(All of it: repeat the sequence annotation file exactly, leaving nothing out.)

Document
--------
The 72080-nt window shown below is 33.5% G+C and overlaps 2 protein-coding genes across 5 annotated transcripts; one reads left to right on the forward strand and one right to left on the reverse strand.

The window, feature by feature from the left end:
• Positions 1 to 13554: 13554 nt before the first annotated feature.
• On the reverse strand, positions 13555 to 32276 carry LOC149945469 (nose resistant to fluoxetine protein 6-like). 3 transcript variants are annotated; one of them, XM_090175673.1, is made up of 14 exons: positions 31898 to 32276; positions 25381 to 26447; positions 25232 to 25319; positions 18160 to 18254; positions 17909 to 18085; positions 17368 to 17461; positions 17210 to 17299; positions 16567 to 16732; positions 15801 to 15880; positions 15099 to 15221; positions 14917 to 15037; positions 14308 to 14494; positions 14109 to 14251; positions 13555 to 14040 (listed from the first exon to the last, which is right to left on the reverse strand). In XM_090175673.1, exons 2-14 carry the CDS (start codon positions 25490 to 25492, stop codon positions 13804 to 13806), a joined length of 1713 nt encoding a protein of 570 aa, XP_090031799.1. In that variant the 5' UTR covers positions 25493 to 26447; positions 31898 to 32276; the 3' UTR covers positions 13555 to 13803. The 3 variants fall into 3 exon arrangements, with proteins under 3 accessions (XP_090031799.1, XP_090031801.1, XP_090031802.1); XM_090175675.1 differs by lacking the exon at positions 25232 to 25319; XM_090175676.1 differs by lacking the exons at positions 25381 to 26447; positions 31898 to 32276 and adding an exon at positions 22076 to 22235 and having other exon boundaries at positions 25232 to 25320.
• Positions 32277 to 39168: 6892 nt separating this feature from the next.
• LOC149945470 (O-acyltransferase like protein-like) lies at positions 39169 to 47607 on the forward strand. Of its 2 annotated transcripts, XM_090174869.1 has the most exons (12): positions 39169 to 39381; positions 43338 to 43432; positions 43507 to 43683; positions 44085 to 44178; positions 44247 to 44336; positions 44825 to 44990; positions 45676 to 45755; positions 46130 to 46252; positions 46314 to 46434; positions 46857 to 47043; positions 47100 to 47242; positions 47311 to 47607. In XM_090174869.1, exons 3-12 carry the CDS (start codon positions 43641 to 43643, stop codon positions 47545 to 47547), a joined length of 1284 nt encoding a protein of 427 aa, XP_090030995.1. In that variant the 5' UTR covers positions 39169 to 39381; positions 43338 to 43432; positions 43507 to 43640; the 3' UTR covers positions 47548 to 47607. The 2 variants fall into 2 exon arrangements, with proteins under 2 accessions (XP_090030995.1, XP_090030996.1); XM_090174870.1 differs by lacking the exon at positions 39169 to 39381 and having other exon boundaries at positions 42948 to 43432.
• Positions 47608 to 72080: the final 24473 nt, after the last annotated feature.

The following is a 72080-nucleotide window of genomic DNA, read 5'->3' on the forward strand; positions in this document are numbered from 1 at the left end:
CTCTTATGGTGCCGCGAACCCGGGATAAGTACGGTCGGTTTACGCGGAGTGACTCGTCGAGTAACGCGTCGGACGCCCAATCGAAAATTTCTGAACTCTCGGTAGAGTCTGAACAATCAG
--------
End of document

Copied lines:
The 72080-nt window shown below is 33.5% G+C and overlaps 2 protein-coding genes across 5 annotated transcripts; one reads left to right on the forward strand and one right to left on the reverse strand.

The window, feature by feature from the left end:
• Positions 1 to 13554: 13554 nt before the first annotated feature.
• On the reverse strand, positions 13555 to 32276 carry LOC149945469 (nose resistant to fluoxetine protein 6-like). 3 transcript variants are annotated; one of them, XM_090175673.1, is made up of 14 exons: positions 31898 to 32276; positions 25381 to 26447; positions 25232 to 25319; positions 18160 to 18254; positions 17909 to 18085; positions 17368 to 17461; positions 17210 to 17299; positions 16567 to 16732; positions 15801 to 15880; positions 15099 to 15221; positions 14917 to 15037; positions 14308 to 14494; positions 14109 to 14251; positions 13555 to 14040 (listed from the first exon to the last, which is right to left on the reverse strand). In XM_090175673.1, exons 2-14 carry the CDS (start codon positions 25490 to 25492, stop codon positions 13804 to 13806), a joined length of 1713 nt encoding a protein of 570 aa, XP_090031799.1. In that variant the 5' UTR covers positions 25493 to 26447; positions 31898 to 32276; the 3' UTR covers positions 13555 to 13803. The 3 variants fall into 3 exon arrangements, with proteins under 3 accessions (XP_090031799.1, XP_090031801.1, XP_090031802.1); XM_090175675.1 differs by lacking the exon at positions 25232 to 25319; XM_090175676.1 differs by lacking the exons at positions 25381 to 26447; positions 31898 to 32276 and adding an exon at positions 22076 to 22235 and having other exon boundaries at positions 25232 to 25320.
• Positions 32277 to 39168: 6892 nt separating this feature from the next.
• LOC149945470 (O-acyltransferase like protein-like) lies at positions 39169 to 47607 on the forward strand. Of its 2 annotated transcripts, XM_090174869.1 has the most exons (12): positions 39169 to 39381; positions 43338 to 43432; positions 43507 to 43683; positions 44085 to 44178; positions 44247 to 44336; positions 44825 to 44990; positions 45676 to 45755; positions 46130 to 46252; positions 46314 to 46434; positions 46857 to 47043; positions 47100 to 47242; positions 47311 to 47607. In XM_090174869.1, exons 3-12 carry the CDS (start codon positions 43641 to 43643, stop codon positions 47545 to 47547), a joined length of 1284 nt encoding a protein of 427 aa, XP_090030995.1. In that variant the 5' UTR covers positions 39169 to 39381; positions 43338 to 43432; positions 43507 to 43640; the 3' UTR covers positions 47548 to 47607. The 2 variants fall into 2 exon arrangements, with proteins under 2 accessions (XP_090030995.1, XP_090030996.1); XM_090174870.1 differs by lacking the exon at positions 39169 to 39381 and having other exon boundaries at positions 42948 to 43432.
• Positions 47608 to 72080: the final 24473 nt, after the last annotated feature.

The following is a 72080-nucleotide window of genomic DNA, read 5'->3' on the forward strand; positions in this document are numbered from 1 at the left end:
CTCTTATGGTGCCGCGAACCCGGGATAAGTACGGTCGGTTTACGCGGAGTGACTCGTCGAGTAACGCGTCGGACGCCCAATCGAAAATTTCTGAACTCTCGGTAGAGTCTGAACAATCAG